And the reverse is true. When my nephews visit Disneyland, I get to see the pictures online, without my sister-in-law having to send an email attachment. When my brother-in-law, a pilot for a major airline, had Paula Abdul on his flight, and got to meet her, I found out because of a picture my sister posted on her Facebook page. If I feel a need to comment, I can call her. Or I can post a short comment right by the picture. It makes my life so much simpler. And I feel so much more informed about the people who matter to me.
Then there’s the whole aspect of ‘having’ the pictures. I love to make Christmas presents with pictures. In years past I had to call my siblings and beg for copies of their family pictures, so I could have current shots of the nephews and nieces, to turn into ornaments. Now I just go on Facebook, find the ones I like best, copy them to my computer, and print off what I want. There has never been a time in my adult life that I’ve had current pictures of all my siblings and their kids at the same time. Today I could click over to my handy dandy Facebook account and print out a current picture of each of them.
One of my nieces graduated from high school last June. In a few hours I was able to copy dozens of pictures off her Facebook page – of her with friends, her with family, her with the family dog – and send them to Shutterfly. Within a week I had a beautiful memory book to give to her, a photo book full of the people in her life. It even made the cut of the minimal things she could take with her when she moved into the dorm. It was less than two hours of work on my part, and no hassle for my sister, to come up with pictures she could send me.
2) I know, by now you’ve forgotten I even had a numbering system going. I kind of get nutty when it comes to photos. The next reason I use Facebook is it helps me to streamline my limited stay-in-touch time. Not only can I keep up with my (and my husband’s) large extended family with no long-distance bill or monopolized Sunday evenings, I can know a lot more about the little things in their lives that matter a lot, but sometimes miss the telephone call discussion list. My nephews having a sleepover. What my sister is addicted to watching on TV these days. Who is excited about which football games this weekend. It offers a level of connection I’ve never felt before.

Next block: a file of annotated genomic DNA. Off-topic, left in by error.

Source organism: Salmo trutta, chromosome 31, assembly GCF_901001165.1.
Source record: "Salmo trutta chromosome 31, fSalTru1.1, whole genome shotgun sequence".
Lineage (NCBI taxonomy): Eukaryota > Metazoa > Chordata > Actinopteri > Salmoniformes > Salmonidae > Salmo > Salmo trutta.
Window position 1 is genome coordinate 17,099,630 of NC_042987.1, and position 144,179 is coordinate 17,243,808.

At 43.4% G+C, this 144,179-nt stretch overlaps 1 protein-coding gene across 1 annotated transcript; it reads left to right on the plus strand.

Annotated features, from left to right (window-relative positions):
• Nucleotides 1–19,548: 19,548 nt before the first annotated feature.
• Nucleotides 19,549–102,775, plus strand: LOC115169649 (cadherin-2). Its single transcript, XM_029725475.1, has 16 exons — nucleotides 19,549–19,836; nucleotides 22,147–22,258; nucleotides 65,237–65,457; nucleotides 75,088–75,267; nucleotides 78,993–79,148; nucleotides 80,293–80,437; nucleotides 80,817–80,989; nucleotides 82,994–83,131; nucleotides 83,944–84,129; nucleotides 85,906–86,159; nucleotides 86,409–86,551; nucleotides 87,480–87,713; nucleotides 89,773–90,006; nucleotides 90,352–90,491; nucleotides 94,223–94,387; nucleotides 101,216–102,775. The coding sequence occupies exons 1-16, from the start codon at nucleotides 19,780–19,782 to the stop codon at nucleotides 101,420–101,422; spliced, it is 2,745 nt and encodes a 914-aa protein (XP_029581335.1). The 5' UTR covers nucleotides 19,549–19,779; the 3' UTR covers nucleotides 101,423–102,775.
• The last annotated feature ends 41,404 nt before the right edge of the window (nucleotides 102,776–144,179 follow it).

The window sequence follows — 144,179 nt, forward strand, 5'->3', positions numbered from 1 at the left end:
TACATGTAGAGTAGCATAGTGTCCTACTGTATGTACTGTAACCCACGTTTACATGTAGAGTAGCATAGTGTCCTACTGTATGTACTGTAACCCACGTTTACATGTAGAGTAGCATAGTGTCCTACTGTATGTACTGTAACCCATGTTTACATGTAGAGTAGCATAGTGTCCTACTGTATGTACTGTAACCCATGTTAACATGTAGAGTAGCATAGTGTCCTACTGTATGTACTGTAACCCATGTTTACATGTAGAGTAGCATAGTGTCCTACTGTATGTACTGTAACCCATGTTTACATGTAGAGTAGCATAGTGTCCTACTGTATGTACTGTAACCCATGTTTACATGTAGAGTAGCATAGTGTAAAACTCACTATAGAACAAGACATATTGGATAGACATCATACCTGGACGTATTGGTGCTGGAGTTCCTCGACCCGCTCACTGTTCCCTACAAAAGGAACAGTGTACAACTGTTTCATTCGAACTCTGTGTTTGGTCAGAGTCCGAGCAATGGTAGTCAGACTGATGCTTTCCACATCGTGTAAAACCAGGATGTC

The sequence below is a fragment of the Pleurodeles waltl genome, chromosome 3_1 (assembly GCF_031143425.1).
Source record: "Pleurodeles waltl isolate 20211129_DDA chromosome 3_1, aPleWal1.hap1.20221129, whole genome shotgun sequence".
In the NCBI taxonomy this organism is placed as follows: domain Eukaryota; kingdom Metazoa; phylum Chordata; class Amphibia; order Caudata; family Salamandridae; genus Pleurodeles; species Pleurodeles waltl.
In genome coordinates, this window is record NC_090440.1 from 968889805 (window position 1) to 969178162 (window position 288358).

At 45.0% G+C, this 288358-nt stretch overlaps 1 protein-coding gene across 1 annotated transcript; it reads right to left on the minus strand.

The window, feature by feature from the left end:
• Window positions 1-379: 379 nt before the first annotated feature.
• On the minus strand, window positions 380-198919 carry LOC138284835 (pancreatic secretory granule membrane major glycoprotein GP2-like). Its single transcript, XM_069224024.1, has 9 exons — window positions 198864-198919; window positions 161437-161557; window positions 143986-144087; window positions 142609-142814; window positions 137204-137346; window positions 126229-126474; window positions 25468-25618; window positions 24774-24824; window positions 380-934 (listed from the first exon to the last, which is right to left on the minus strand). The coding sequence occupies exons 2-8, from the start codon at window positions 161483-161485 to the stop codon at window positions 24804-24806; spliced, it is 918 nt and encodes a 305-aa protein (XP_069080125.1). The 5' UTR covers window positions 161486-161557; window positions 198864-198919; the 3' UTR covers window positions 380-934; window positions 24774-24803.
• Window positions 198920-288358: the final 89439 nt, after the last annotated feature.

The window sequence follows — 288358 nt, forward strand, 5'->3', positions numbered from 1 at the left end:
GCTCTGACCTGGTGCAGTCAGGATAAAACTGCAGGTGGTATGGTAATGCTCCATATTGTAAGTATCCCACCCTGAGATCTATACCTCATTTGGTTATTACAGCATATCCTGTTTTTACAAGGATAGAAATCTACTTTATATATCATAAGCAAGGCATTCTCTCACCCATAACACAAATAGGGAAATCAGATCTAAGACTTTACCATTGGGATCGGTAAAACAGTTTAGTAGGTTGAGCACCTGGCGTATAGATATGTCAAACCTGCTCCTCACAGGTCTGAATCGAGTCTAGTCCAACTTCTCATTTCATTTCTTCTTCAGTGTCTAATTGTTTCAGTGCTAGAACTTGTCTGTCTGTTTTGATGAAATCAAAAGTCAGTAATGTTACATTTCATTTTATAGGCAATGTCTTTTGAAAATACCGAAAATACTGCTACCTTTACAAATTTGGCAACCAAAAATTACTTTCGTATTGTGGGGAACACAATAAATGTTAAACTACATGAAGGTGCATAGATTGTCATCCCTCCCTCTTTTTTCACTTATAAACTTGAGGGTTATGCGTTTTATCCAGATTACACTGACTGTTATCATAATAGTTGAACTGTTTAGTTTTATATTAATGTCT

3) I’ve never really been a genealogy person but there are people out there I get a kick out of finding and catching up with. I grew up in a foster family, so scattered foster siblings would be on this list. College friends with whom I vowed to share adjoining backyards and barbeque weekends with, but who fell off my Christmas card list as we all went about the task of building our grown-up lives, also on the list. And let’s not forget mentor women, who guided me through some rocky high school years, my Sunday School teachers and parents of my friends; it’s been a joy to ‘find’ them again, especially now that I’ve moved a thousand miles away from my home state.
4) And the last reason – it lets me know who my kids are, and who their friends are. Now we’ll circle back to the original reason I got on Facebook. The two teens I have who are on Facebook sometimes like to tease me about stalking them. I remind them that if it’s posted on Facebook, it’s basically for everyone’s eyes, including their mother’s. And when I know that their friend has broken up with his girlfriend, it’s not because I’ve stalked him, it’s because I saw it (with everyone else) on his status update.
The way they comment on their friend’s posts and the pictures that show up with their familiar faces, tell me whether my own kids are still on track and minding their manners. And the beauty of Facebook is, even if my kids are overly cautious about not letting anything incriminating appear on their page, the tags can call them out. They can’t control what pictures their friends post, and knowing that helps them make better choices in the moment.
Their friends have told me how much they love seeing what our family is doing, through my status updates and posted pictures. My teen son doesn’t discuss his family’s adventures much with friends, so by following my page, they can see what my boy is up to when he’s not hanging out in their basements with them. And their perceptions of his family (“You guys are always doing something fun”) only remind him of the pretty good deal he does have at home, when his teen hormones would make him feel otherwise.
So count me in as a Facebook addict. I don’t spend a lot of time on it in a given day but that’s why I like it. It gives me information I want and need in a very streamlined way. My teens aren’t always so thrilled that I’ve joined the party. But maybe, just maybe, some day when they have grandbaby pictures to share, they’ll finally see the value of letting the old people in the door of social networking. And in the meantime, they can know I stalk them because I love them.